Storied aviation company Antonov, makers of the world’s largest cargo plane, is in no position to be privatized.
The stakes for reforming Ukraine’s state-owned companies are high: these companies are the lifeblood of a corrupt, sclerotic crony capitalist system that scares away potential investors, drives off international donors, and robs the Ukrainian government of legitimacy. But privatizing them as quickly as possible is not the solution.
Even after mass privatization in Ukraine in the 1990s, the government still owns a large portfolio of companies in a variety of sectors – from heavy industry to banking — that employ over 900,000 employees, far more than any private firm. Reforming these state-owned enterprises (SOEs) has been a slow process and remains incomplete due to weak corporate governance, unmotivated management, and a near-total lack of transparency. None of these problems will be solved by simply speeding up the process.
The demand for rapid privatization is a familiar tune. Western “expert” advice in the early 1990s led to a huge transfer of wealth from the former Soviet Union to a handful of connected insiders, particularly in Russia: first through voucher privatization and later through the disastrously corrupt loans-for-shares schemes in the run-up to Russia’s 1996 election.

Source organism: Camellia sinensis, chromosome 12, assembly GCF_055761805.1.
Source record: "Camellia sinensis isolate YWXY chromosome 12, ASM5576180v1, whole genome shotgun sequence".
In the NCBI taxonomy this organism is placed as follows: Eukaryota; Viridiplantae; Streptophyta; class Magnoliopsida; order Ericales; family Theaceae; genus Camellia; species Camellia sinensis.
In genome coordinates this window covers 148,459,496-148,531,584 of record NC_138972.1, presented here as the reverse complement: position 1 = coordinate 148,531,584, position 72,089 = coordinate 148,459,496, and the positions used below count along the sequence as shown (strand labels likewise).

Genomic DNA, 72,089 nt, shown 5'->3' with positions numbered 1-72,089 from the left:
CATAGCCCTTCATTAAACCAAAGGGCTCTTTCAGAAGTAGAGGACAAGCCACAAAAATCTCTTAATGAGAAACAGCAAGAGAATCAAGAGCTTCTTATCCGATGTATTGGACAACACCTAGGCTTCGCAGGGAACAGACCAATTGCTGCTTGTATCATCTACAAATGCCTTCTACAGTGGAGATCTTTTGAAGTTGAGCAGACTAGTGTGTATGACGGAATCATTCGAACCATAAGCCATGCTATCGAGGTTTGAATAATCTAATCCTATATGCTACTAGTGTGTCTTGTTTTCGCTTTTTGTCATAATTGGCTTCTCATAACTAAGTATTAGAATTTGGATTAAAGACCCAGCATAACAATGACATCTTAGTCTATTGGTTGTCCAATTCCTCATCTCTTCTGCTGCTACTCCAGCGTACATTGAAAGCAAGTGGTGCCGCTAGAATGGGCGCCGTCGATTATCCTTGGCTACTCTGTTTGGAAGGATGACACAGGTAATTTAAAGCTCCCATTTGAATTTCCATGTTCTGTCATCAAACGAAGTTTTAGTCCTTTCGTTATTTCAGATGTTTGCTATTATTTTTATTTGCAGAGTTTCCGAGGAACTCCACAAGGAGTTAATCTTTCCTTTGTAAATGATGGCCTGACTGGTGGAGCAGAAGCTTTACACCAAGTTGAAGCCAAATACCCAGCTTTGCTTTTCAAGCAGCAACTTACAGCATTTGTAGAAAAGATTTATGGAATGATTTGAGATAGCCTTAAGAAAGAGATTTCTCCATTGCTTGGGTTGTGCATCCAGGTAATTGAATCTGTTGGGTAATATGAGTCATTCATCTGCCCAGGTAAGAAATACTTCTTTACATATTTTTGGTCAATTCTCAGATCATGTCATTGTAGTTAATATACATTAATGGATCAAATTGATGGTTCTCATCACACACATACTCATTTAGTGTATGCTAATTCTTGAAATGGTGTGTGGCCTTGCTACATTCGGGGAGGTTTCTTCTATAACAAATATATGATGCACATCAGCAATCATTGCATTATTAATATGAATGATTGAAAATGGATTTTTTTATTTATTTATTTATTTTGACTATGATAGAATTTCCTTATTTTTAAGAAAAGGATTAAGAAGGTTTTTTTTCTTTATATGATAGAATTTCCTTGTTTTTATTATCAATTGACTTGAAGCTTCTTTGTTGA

To get an idea of the scale involved, a 1993 paper by several Western economists who worked directly on the voucher privatization program estimated that most of the Russian Federation’s civilian industrial base – nearly every plant, factory, and mine in the country – was effectively sold off to insiders for between $5 and $10 billion, less than it would have cost to buy a single mid-sized Fortune 500 company (and roughly equal to the market capitalization of Whole Foods today). Still, at the time they regarded this program as a great success.
Unfortunately, the corrupt and predatory “oligarch” elite, created practically overnight, proved to be more interested in asset-stripping than in transforming their new firms into firms that could compete on world markets. What followed was the largest peacetime economic collapse of any country in recorded history. The sheer volume of banditry surrounding state assets during the 1990s led many average citizens in post-Soviet countries to believe that lower standards of living and a complete lack of justice were a natural part of living under democracy.